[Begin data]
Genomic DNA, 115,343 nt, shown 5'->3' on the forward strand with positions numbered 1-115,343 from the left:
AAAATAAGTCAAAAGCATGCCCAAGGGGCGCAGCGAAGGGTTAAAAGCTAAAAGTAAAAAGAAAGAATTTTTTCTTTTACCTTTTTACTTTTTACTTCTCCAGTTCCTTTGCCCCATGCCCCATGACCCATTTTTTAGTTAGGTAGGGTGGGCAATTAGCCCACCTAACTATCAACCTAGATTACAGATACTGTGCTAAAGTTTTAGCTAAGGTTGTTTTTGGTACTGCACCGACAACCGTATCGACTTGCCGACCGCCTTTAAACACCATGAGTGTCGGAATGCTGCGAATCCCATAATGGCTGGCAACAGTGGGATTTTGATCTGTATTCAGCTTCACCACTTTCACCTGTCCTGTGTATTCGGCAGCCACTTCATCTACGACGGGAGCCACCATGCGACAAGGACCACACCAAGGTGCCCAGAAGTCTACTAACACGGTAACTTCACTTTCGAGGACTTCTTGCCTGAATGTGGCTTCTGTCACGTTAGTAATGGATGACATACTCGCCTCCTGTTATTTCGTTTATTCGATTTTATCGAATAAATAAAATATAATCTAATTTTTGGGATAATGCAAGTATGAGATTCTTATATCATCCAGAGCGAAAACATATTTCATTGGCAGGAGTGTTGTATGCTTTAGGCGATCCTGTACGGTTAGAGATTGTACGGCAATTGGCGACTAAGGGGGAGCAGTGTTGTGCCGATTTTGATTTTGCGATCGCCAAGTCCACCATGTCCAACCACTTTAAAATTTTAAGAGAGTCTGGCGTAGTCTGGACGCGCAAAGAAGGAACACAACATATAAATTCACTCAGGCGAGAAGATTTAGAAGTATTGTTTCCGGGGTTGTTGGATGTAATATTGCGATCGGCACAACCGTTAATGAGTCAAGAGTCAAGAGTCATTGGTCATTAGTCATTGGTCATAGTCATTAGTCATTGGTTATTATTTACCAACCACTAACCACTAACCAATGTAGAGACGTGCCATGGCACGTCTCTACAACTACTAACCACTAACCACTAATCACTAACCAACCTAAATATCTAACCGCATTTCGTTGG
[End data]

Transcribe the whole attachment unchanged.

Genomic DNA, 115,343 nt, shown 5'->3' on the forward strand with positions numbered 1-115,343 from the left:
AAAATAAGTCAAAAGCATGCCCAAGGGGCGCAGCGAAGGGTTAAAAGCTAAAAGTAAAAAGAAAGAATTTTTTCTTTTACCTTTTTACTTTTTACTTCTCCAGTTCCTTTGCCCCATGCCCCATGACCCATTTTTTAGTTAGGTAGGGTGGGCAATTAGCCCACCTAACTATCAACCTAGATTACAGATACTGTGCTAAAGTTTTAGCTAAGGTTGTTTTTGGTACTGCACCGACAACCGTATCGACTTGCCGACCGCCTTTAAACACCATGAGTGTCGGAATGCTGCGAATCCCATAATGGCTGGCAACAGTGGGATTTTGATCTGTATTCAGCTTCACCACTTTCACCTGTCCTGTGTATTCGGCAGCCACTTCATCTACGACGGGAGCCACCATGCGACAAGGACCACACCAAGGTGCCCAGAAGTCTACTAACACGGTAACTTCACTTTCGAGGACTTCTTGCCTGAATGTGGCTTCTGTCACGTTAGTAATGGATGACATACTCGCCTCCTGTTATTTCGTTTATTCGATTTTATCGAATAAATAAAATATAATCTAATTTTTGGGATAATGCAAGTATGAGATTCTTATATCATCCAGAGCGAAAACATATTTCATTGGCAGGAGTGTTGTATGCTTTAGGCGATCCTGTACGGTTAGAGATTGTACGGCAATTGGCGACTAAGGGGGAGCAGTGTTGTGCCGATTTTGATTTTGCGATCGCCAAGTCCACCATGTCCAACCACTTTAAAATTTTAAGAGAGTCTGGCGTAGTCTGGACGCGCAAAGAAGGAACACAACATATAAATTCACTCAGGCGAGAAGATTTAGAAGTATTGTTTCCGGGGTTGTTGGATGTAATATTGCGATCGGCACAACCGTTAATGAGTCAAGAGTCAAGAGTCATTGGTCATTAGTCATTGGTCATAGTCATTAGTCATTGGTTATTATTTACCAACCACTAACCACTAACCAATGTAGAGACGTGCCATGGCACGTCTCTACAACTACTAACCACTAACCACTAATCACTAACCAACCTAAATATCTAACCGCATTTCGTTGG